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Garcia – Thurman: Danny Garcia primed to ‘stun’ Thurman Saturday night in Brooklyn

Angel Garcia proudly holds up a poster promoting his son’s 147-pound title unification bout with Keith Thurman, and points to Thurman being on the left side of the poster, as favorite, or the so-called “A-side” fighter in the match-up.

It’s not viewed as a slight within the Garcia camp. The underdog role – the “B-side” – is one that Danny Garcia has come to embrace on the path to multiple world titles and a 33-0 professional record. It’s tough to be a B-side when you’ve put together the résumé that Danny Garcia has in 10 years as a professional. But this fight provided the opportunity, and Angel Garcia insists that he wanted it that way.

That type of hardcore seasoning is what the younger Garcia believes gives him an edge on Thurman heading into their meeting next Saturday night – the headliner of SHOWTIME CHAMPIONSHIP BOXING on CBS, presented by Premier Boxing Champions. Broadcast coverage begins at 9 p.m. ET/6 p.m. PT.

“My honest assessment is he’s a built-up champion,” Danny Garcia said. “I came up the hard way. I’ve had to take the title off of the champion (at 140 pounds), everything against me. From the gloves, to the size of the ring to the promotion, everything was against me. He’s never had that before.”


Garcia won a vacant 147-pound belt – previously held by Floyd Mayweather Jr. – in January 2016 by edging Robert Guerrero in a gritty, 12-round war. He was out of the ring for 10 months before tuning up for the Thurman bout against Samuel Vargas in November.

While he hasn’t been through waves of adversity in the ring in his brief time at 147 pounds, few can question his accomplishments at 140, where he cleaned out an entire division and was a unified champion in an impressive run of 2-plus years.

Garcia didn’t have many soft touches on the way up to the top at 140 pounds, including the two most significant wins of his career – unification championship bouts with Lucas Matthysse and Amir Khan.

He was an underdog in both and won both in convincing fashion.

“I’m pretty seasoned for my age,” he said. “I feel like I was made for this big stage. That’s what separates me from a lot of these other fighters. A lot of other fighters get to that big stage and they freeze up. Me, you know what I do. I come and deliver.”

Garcia fought five times at 140 pounds as either a unified champion or to unify belts. He’ll now do so for the first time at 147 pounds against Thurman in a bout that has been hyped since moments after his one-sided victory over Vargas last November.

Thurman was ringside that night, working as an analyst on the Spike broadcast. As Garcia’s hand was raised after the fight, Thurman had already been brought into the ring to formally announce their upcoming bout. Garcia knew what to do from there.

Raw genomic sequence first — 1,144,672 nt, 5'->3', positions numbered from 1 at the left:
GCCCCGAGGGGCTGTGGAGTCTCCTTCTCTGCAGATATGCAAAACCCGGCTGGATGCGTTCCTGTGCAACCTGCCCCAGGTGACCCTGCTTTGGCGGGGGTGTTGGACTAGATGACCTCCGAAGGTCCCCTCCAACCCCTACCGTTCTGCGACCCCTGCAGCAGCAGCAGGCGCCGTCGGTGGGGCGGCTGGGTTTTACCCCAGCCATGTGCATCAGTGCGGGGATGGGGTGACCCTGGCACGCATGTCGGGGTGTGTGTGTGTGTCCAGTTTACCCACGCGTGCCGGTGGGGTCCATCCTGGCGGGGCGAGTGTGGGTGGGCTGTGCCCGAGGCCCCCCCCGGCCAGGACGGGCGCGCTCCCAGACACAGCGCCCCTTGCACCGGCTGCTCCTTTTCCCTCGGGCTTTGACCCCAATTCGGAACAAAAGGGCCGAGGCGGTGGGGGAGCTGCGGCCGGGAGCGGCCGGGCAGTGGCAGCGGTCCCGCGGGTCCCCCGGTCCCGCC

“The whole time I was training for that fight, I was training for this fight, so I just had to get over that one fight, and I knew he was going to be there. So I had to let the people know,” he said. “It’s kind of like wrestling. I really meant (what I said), but sometimes you also have to give the fans what they want, and that’s entertainment.”

Garcia lit the flames in just that manner, grabbing the microphone and stoking his hometown crowd in Philadelphia into a blaze with one line: “If y’all wanna see me whip this guy’s ass, make some noise!”

From there, it was a blur of red-faced screaming between the two sides.

“I was ready to fight right there,” Garcia said. “I would have fought him right there if they put the gloves on.”

Those theatrics play into what has also made Garcia so successful in big-time title fights – the mental edge he builds up, no matter the opponent. This fight is no different. He gives a ready assessment of what he’s up against Saturday night in comparison to past challenges.

“He’s probably like fourth or fifth,” Garcia said, ranking Thurman against former opponents. “You’re talking about Amir Khan, Olympic silver medalist, two-division champion. Lamont Peterson. Those guys have skills. I’m just fighting someone with a lot of momentum who thinks he can knock everyone out, that’s it. Once I break his momentum, then what?”

Should he follow through, it would lead some to believe that Garcia’s long list of detractors would automatically shrink.

One of boxing’s more polarizing stars, he has his theories on why so many love to hate him. Without that legion of naysayers lingering, though, it would be hard to continue billing himself as an underdog – his favorite role of them all.

“I beat their favorite fighters and they’re still mad about it,” Garcia said. “I came up the hard way. They don’t understand why I’m still here. They don’t. I earned my way by beating people. I wasn’t sitting next to anyone on a jet promoting me. I created my brand. I created Danny Garcia off the strength of me beating good fighters and nothing else.”




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